Thornborough Henges is a series of Neolithic earthworks which once formed part of a ritual landscape. © English Heritage
Campaigners who helped stop quarrying company Tarmac from digging around the neolithic Thornborough Henges complex in North Yorkshire are now worried that the council is inviting more applications for mineral extraction in the vicinity.
Tarmac’s proposal to extract gravel from the Ladybridge Farm site close to the henges was turned down after groups including Heritage Action put their case to North Yorkshire County Council. They argued that sensitive archaeology in the ritual landscape around the ringed earthwork monuments would be destroyed if the application was successful.
Now members of Heritage Action are up in arms over the council’s new round of consultations on potential sites for extraction. The consultation process, during which submissions are accepted from industry, landowners and other interested parties, does not rule out quarrying around Thornborough.
A proposal to quarry for gravel near the scheduled monument was refused by the county council. © English Heritage
“It is quite incredible what is going on,” said Stephen Cornwell, spokesman for Heritage Action. “Tarmac Northern is appealing against a refusal to extend their existing quarry, yet at the same time North Yorkshire County Council has invited suggestions for further quarrying! It is as if they actively want the archaeology destroyed.”
Both Tarmac and another quarrying company, Hanson, have submitted new proposals for quarrying which fall within the region of Thornborough. The henges themselves are a scheduled ancient monument and are protected by law, but the surrounding landscape, which archaeologists argue is equally important, is not.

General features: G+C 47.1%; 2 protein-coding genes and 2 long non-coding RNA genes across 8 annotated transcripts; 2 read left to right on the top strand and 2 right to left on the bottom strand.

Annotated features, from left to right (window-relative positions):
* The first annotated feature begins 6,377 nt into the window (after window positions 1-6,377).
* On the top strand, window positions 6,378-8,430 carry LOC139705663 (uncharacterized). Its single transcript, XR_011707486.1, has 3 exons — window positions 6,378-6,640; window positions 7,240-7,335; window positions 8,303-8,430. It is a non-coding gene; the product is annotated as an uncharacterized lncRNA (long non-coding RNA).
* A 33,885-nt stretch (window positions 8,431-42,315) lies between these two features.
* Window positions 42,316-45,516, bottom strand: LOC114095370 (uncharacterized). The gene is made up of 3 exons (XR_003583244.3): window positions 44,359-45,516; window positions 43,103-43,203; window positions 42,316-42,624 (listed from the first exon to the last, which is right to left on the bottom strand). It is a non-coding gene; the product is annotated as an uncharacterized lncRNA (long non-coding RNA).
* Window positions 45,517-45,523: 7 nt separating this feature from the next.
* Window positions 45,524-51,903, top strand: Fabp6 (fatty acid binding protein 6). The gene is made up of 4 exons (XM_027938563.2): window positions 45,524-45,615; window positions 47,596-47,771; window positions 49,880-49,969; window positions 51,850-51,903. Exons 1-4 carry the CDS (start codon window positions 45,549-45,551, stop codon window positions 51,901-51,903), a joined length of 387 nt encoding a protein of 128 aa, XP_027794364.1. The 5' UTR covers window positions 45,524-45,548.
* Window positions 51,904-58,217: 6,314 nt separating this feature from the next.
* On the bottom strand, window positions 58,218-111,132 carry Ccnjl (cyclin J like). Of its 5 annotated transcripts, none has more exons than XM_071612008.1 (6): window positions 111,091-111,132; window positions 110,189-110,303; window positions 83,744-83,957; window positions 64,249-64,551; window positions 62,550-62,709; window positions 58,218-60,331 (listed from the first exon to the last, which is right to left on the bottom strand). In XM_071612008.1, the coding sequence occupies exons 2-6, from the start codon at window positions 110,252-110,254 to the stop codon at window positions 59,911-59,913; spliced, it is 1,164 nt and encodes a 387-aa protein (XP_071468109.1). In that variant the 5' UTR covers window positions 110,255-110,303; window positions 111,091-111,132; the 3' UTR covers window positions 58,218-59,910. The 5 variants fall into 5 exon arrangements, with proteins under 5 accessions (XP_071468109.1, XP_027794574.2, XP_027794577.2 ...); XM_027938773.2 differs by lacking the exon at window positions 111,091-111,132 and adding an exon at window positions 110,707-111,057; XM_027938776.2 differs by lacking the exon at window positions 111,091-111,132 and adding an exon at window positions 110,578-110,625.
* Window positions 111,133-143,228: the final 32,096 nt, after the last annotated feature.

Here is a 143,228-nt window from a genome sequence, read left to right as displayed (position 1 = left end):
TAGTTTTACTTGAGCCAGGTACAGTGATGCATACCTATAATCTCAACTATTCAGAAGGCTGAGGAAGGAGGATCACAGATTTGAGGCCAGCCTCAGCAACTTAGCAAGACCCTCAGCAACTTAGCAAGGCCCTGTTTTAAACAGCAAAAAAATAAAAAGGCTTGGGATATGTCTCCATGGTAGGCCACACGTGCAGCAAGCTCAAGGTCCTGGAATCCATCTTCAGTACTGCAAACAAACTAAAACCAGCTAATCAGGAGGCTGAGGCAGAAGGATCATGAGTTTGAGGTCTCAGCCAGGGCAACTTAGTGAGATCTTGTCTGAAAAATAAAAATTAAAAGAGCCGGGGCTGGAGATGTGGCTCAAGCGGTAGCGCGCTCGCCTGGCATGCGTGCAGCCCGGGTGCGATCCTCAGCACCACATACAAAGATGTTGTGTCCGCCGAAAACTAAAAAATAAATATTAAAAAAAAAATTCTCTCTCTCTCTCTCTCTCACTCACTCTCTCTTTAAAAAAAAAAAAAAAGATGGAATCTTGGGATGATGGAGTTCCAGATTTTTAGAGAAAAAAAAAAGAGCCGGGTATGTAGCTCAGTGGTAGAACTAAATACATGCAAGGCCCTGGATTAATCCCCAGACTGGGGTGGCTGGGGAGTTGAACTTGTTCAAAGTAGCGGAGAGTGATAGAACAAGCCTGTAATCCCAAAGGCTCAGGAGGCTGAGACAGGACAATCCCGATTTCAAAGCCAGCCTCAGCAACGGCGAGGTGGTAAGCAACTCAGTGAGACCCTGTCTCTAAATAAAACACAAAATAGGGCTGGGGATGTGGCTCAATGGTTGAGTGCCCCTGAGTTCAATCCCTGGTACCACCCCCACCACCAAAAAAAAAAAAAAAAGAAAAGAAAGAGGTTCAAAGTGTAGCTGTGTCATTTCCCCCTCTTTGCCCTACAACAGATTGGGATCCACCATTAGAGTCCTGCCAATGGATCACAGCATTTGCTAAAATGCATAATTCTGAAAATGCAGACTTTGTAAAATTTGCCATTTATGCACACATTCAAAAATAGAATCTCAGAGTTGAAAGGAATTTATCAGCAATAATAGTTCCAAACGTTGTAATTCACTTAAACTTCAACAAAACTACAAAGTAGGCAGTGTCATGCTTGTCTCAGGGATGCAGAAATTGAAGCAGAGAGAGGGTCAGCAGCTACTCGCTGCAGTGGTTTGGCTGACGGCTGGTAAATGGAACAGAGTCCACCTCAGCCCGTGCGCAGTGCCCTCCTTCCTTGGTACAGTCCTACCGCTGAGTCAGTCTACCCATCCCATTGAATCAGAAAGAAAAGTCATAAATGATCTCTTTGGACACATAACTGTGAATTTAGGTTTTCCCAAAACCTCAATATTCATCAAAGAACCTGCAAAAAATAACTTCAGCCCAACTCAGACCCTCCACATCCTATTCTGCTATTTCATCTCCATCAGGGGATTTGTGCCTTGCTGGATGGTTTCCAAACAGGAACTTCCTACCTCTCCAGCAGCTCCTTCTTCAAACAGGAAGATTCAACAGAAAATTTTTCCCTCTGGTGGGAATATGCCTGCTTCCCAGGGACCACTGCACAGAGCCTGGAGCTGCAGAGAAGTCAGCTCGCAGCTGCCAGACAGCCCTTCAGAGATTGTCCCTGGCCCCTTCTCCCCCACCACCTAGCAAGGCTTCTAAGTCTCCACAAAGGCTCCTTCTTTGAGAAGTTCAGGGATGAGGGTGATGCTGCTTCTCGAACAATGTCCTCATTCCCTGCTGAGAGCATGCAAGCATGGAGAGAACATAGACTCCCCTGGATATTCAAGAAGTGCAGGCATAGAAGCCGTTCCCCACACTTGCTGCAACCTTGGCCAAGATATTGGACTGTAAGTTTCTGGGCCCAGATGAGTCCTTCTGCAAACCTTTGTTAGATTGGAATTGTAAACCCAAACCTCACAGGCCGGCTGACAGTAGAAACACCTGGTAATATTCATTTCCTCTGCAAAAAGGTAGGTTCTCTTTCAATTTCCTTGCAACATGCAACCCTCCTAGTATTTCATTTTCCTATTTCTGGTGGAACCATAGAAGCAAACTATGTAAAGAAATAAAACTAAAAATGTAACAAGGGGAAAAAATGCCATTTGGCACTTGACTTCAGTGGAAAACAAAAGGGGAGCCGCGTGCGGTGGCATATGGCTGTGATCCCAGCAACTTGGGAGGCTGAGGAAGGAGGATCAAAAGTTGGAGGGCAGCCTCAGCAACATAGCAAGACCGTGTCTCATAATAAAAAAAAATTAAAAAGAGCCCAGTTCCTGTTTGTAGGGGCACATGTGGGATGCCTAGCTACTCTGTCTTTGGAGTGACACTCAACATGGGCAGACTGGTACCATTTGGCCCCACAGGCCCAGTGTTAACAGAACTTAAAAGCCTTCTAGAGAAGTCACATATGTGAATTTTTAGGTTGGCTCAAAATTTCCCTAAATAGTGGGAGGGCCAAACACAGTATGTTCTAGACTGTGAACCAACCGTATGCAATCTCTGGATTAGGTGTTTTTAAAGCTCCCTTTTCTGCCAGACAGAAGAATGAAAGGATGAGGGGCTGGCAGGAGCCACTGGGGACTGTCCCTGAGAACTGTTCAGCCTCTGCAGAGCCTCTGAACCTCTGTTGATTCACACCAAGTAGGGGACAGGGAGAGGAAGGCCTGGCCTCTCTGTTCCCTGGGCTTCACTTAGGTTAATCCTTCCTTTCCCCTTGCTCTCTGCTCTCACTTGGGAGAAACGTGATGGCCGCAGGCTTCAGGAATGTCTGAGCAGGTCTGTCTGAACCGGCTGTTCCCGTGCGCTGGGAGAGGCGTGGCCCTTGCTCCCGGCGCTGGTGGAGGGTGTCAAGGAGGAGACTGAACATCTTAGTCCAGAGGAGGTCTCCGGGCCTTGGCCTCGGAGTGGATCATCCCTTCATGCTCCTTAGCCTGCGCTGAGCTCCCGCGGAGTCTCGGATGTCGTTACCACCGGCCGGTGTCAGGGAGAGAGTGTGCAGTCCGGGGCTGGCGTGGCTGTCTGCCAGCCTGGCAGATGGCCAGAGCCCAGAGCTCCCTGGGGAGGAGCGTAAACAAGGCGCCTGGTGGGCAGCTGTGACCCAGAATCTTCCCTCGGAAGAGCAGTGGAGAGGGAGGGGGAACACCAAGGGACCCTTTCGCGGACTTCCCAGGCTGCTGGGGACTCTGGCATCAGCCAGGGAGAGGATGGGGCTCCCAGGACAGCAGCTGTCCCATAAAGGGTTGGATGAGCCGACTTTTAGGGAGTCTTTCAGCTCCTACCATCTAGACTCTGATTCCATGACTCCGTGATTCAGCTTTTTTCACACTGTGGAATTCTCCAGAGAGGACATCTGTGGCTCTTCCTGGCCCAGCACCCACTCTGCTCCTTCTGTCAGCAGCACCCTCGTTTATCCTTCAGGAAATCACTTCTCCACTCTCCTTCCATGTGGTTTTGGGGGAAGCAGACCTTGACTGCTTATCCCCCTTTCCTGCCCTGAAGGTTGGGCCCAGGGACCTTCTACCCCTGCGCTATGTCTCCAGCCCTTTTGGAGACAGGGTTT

English Heritage, which looks after scheduled monuments, has said it is “extremely concerned about the piecemeal approach” to protecting the landscape.
A council statement points out that it is a legal requirement for all submissions to be considered.
The complex is known as the Stonehenge of the North. Courtesy The Friends of Thornborough Henges
“By carrying out early consultation on sites,” says the statement, “the Council is not prejudging the outcome of the exercise and it may be that some, or all of the sites submitted so far may not be suitable.”
“The Council is aware of concerns about the future quarrying in the vicinity of Thornborough Henges,” it continues, “and these concerns will be taken into account before any decisions are made.”
Mr Cornwell would like an end to quarrying applications in North Yorkshire. “North Yorkshire is set to become a net exporter of gravel, so there is no need for further expansion, particularly in an area of such importance.”
The Council is inviting comments on the issue until November 11 2006. Responses should be sent to the Senior Minerals and Waste Policy Officer, North Yorkshire County Council, County Hall, Northallerton, North Yorkshire, DL7 8AH. Email email@example.com.